Mawson Trail bikepacking setups

Take a look at the range of bikes we used to conquer the Mawson

Words and Images: James Raison

Check out our Bikepacking the Mawson Trail article once you’re done here to get a full guide to riding the Mawson.

A wide range of bikes are capable of tackling the Mawson so it can be tough to answer exactly what’s best. The trail is mostly gravel bike-able but with enough bumpy and challenging sections to make MTBs a viable choice. So below is my setup in detail, and three other examples for you to use as a guide.

A few tips to start:

  • The range of suitable bikes is between CX bike and short travel dualie. Don’t ride a roadie or anything with a silly amount of travel.

  • Pick the bike that best balances the comfort you want and the discomfort you can handle. For example; a short travel 29er will guarantee you can comfortably handle the small percentage of nasty Mawson sections but isn’t ideal on the open and windy gravel roads that make up most of the trail. At the other end of the spectrum, a gravel bike with 40 mm tyres will blitz most of the Trail with great efficiency but will be tough in the rougher, rockier and slushier parts of the Flinders. It’s all about where you want to be comfortable and fast, and for how long.

  • Parts of the Mawson can be very steep, up to 20%. Choose gears accordingly.

  • Tubeless setup is essential. Your tyres get hammered, assaulted with thorns, and the plushness of lower tubeless pressures are a mercy for your body. I’d highly recommend standardising the sealant used with your ride buddies. It means you can share any sealant the group brings along because mixing them is a big no-no.

  • Rain will ruin any bike. The red dirt ubiquitous for the Mawson Trail is sticky clay in waiting. A decent amount of rain will see it annihilate your bike. Our trip in 2017 was nearly ended after 200 metres of wet red clay road on the first day. Don’t ride if it rains heavily.


Bombtrack Beyond Plus 2.jpg

Bombtrack Beyond + 2, a whip made for bikepacking:

  • Rigid steel frame and carbon fork

  • Thomson seatpost & stem, Bombtrack handlebars

  • Specialized Power saddle

  • SQlab 710 grips, SQlab innerbarends

  • WTB Scraper i40 rims and WTB Trailblazer 27.5x2.8” tyres set tubeless

  • SRAM GX Eagle drivetrain


  • Skingrowsback LUNCHBOX handlebar bag

  • Top tube bags: Bikebagdude Top Tube Garage and Apidura Backcountry Bag

  • 2 Apidura Backcountry Food Pouches.

  • Apidura Expedition saddle pack 14L

  • 2 fork mounted Sea to Summit dry bags on Blackburn Outpost cages.


I have been gradually investing in a very tidy little sleeping setup over the years. Recovering is pretty darn important during strenuous bikepacking and I value a good night sleep. Our trip on the Mawson was most likely going to see us sleeping inside huts but we still had to be prepared for outdoor dirt naps.

  • Mattress: Klymit Static V2 mattress - fairly small and light, and voluminous enough to keep you off the ground even when sleeping on your side.

  • Sleeping bag: Sea to Summit Spark SP3 + Kathmandu silk bag liner.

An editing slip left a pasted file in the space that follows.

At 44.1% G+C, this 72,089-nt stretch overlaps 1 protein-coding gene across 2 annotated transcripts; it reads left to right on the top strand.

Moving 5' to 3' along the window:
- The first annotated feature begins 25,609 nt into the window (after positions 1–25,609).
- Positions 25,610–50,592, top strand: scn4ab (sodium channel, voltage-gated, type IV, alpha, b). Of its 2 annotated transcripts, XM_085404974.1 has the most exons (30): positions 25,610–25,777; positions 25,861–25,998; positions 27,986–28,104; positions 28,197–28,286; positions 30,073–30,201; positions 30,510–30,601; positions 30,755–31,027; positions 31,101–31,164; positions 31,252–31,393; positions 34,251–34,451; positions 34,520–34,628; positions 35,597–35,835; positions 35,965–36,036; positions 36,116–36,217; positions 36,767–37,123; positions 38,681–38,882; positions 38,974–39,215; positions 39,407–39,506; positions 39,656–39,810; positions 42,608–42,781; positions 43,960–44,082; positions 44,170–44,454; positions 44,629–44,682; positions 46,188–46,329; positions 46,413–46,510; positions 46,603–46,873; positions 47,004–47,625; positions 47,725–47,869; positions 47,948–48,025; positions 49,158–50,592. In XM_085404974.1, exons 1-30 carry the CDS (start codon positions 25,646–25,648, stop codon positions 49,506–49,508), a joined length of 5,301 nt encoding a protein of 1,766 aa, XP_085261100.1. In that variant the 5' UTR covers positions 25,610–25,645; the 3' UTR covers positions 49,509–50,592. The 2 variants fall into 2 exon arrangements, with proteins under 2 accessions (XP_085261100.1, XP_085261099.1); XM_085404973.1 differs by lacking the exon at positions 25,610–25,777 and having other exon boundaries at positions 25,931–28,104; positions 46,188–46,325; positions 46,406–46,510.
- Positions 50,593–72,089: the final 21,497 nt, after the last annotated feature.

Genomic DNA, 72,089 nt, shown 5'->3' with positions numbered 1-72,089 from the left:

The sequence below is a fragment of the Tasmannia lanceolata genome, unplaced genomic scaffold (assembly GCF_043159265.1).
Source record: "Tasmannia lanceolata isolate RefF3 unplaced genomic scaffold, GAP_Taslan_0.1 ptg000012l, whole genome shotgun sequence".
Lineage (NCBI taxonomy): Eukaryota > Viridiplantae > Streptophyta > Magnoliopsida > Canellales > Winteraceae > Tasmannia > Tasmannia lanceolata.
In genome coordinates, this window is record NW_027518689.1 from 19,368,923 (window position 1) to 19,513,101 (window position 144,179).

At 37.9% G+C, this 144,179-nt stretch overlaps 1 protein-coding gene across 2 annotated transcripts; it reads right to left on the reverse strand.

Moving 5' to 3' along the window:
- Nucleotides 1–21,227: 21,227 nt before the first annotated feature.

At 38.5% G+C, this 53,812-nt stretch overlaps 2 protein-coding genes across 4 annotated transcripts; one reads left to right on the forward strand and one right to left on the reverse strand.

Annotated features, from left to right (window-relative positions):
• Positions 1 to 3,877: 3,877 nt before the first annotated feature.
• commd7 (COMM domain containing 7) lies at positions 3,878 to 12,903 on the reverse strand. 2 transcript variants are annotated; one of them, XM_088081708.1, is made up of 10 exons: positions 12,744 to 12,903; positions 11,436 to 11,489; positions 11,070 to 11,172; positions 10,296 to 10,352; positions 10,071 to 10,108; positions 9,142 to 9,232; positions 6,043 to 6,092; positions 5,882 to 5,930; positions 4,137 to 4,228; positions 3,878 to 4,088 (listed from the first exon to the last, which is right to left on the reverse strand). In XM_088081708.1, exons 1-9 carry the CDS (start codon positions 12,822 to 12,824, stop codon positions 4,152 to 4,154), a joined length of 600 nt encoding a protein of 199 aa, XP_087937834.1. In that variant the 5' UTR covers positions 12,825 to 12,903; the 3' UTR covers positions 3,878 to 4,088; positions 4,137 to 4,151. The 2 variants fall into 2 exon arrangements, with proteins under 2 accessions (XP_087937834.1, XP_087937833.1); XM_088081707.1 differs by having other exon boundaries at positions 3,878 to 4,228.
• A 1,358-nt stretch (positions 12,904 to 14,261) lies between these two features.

• Pillow: Sea to Summit Ultralight - I really rate these. They’re tiny and damn comfy. Well worth it.

  • Bivy: Kathmandu XT.


I’ve never bothered with dynamo hubs just because getting another wheel built is expensive. I use a simple USB battery pack and 2-port USB charger. Use power wisely, plug into wall sockets when available and you’re all set.

  • Battery pack: Xiao Mi 10,000 mAh battery pack.

  • Light: Exposure Joystick Mk13.

  • Garmin Edge 520.

  • Pixel 2 XL.

Mechanicals: Front WTB Trailblazer had a small sidewall split that wouldn’t seal so I had to tube the front wheel. The slow leak from the sidewall split caused a minor stack and a bent hanger which was quite a pain in the arse for the last few hundred kms.

Get a closer look with my YouTube video:


Curve GMX.jpg

I love this bike. It has conquered the Mawson Trail before under Jesse Carlsson. It’s everything I’d want in a Mawson bike with big tyres, drop bars, heaps of mounting points, and titanium frame.


  • 29er Maxxis Ikon tyres, 2.3” front and 2.0” rear.

  • SRAM Force 1 drivetrain, 44t chainring and 10-42 cassette.

  • Pedal Ed frame bag, saddle bag, and handlebar bag.

  • Oveja Negra WACK PACK Handlebar bag.

  • No front light. WTF Matt?

Mechanicals: A bottle cage bolt had to be tightened. This bike was more reliable than the sun rising.


All City Cycles Macho Man.jpg

Carl’s Macho Man was a plucky bike with a wonderfully simple setup. This was the coolest bike in our group for sure.


  • CroMoly frame.

  • Shockstop Suspension Stem.

  • WTB Riddler 37 mm tyres.

  • 2x SRAM drivetrain.

  • Hydro disc brakes.

  • Front Sea to Summit dry bag strapped to a rack, Treadlite frame bag and top tube bag, Apidura saddle bag.

Mechanicals: Strange tyre issue with the casing and inner separating slightly and creating a bump in the wheel. Karl went full bush mechanic and used a tube, and some electrical tape to keep the tyre together and it made the final 200 km.


Flanders Forte.jpg

Jo and Angus were our only ambassadors to the Republic of Carbon, running their trusted Flanders Forte CX bikes. Us metal bikers were very jealous of how light and fast their setups were.


  • Carbon Flanders Forte Frame

  • Vittoria Terreno Dry 38mm tyres with Stan’s sealant

  • SRAM Rival HRD 1x - 40t chainring, Jo pushed a mega 11-32 cassette, Angus a 10-42

  • Mixture of bags from Blackburn and Treadlite.

  • Crank Brothers pedals.

Mechanicals: One of Angus’s tyres needed some sealant added after something unfriendly found its way in. Hilariously, one of Angus’s pedals fell off in Parachilna as the bikes were getting loaded up for the drive home. Very lucky!

Tune in soon for our full Mawson Trail 2019 article! New 7-day itinerary, dirt naps, and 300% stinkier than our 2017 Mawson Trail guide.